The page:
The decision Mike made to publish the offbeat piece, did not seem to be logically contrived, or made with other reasonable options on the table. But I would venture that he would not have published it, had it not somehow complimented his own aspiration and vision for Star*Reach and the comics medium. Mike was in a situation where he could either decline the story altogether, and wait until the next issue for the debut of a more suitable color work – or he could reach for the stars like the 8-page story itself did, in its offbeat way. Like in so many other junctures in his career, Mike decided to go for it and publish The Old, New and Final Testament. He took a considerable chance on the fallout that could come from it. The thrust of the work was sure to irritate many raw nerves in a diverse comics readership, not to mention the oddity of breaking the fourth wall in the personal way the story alluded to.
In deciding to publish it, Mike preserved a small piece of comics history that continues to roll on today, as evident by this website complex. It might never be suitable for collection or reprint next to other stories it shared a space with. It will remain an item unto its own, that’s perhaps best left to be what it is. A bastard child of a tumultuous time, but also inspired by Mike’s own vision for the comics industry in its reach for integration into the world it thrives in. A vision that’s become verified now, decades after Star*Reach debuted, with the flourishing independent comics market and the profound proliferation of the medium into modern culture. Mike Friedrich, pioneer and visionary, reached for the stars - and brought the comics heaven a little closer to the Earth.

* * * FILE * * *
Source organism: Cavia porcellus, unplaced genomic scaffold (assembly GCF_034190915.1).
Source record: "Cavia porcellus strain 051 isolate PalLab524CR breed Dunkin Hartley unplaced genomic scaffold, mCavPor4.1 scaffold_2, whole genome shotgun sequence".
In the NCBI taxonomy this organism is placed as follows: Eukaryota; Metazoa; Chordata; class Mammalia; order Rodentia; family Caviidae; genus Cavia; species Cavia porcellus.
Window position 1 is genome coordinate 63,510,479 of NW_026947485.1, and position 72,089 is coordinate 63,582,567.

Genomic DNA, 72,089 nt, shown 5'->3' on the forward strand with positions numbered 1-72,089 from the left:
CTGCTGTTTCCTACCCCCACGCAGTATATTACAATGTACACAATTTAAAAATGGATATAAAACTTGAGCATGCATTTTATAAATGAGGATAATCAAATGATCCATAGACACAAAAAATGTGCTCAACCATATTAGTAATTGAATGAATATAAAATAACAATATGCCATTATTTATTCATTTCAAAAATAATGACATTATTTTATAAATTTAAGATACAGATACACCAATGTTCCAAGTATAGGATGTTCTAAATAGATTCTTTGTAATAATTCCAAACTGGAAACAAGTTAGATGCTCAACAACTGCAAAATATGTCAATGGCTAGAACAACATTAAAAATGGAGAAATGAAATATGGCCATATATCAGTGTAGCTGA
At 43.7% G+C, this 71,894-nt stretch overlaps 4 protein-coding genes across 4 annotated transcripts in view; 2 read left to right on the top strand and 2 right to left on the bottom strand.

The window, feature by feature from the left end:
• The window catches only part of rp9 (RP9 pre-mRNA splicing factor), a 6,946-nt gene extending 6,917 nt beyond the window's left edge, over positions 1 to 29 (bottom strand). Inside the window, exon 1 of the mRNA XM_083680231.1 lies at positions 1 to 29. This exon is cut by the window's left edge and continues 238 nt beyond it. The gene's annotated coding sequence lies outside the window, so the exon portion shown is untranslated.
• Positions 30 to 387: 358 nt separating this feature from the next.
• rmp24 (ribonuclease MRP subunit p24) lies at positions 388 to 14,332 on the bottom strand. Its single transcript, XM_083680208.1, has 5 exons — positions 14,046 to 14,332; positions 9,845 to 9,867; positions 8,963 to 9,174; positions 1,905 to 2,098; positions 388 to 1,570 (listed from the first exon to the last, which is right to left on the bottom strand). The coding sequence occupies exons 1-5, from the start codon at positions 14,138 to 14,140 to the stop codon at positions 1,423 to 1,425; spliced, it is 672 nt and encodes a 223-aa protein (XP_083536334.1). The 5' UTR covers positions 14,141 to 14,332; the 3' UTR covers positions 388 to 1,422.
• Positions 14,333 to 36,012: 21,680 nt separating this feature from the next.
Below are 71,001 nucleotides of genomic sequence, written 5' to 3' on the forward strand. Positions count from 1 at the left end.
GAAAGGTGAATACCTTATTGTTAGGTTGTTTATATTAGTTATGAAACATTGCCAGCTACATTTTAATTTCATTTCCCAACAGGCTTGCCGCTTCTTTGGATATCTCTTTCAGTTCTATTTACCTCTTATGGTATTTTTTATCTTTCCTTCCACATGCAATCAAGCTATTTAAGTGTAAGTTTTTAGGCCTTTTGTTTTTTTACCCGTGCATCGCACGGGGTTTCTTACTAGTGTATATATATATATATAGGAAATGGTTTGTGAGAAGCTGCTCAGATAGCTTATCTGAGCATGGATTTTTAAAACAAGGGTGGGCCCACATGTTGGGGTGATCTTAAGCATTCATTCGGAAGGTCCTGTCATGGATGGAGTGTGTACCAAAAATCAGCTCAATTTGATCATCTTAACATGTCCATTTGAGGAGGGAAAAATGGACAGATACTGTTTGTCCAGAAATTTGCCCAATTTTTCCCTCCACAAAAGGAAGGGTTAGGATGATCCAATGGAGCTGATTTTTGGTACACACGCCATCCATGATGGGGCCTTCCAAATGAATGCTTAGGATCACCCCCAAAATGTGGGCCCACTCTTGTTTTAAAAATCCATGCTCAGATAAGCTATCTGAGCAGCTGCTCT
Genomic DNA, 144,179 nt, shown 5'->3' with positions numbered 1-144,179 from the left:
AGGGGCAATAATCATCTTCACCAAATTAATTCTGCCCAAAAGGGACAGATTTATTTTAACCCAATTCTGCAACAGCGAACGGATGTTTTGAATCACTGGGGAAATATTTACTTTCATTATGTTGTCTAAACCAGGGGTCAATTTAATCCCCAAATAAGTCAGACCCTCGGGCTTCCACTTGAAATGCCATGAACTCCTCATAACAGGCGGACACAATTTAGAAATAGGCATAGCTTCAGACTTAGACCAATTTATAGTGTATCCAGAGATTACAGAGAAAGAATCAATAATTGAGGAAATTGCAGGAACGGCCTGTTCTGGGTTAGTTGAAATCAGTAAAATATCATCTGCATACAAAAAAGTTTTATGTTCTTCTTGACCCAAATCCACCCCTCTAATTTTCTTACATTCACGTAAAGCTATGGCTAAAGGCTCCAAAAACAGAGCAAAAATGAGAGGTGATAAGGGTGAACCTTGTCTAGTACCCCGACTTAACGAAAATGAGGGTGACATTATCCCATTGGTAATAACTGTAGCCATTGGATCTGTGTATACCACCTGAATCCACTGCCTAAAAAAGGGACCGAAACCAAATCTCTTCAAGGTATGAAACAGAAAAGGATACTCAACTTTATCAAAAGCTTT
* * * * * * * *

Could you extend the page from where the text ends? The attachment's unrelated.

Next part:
New addition to Portraits of the Creators Sketchbook.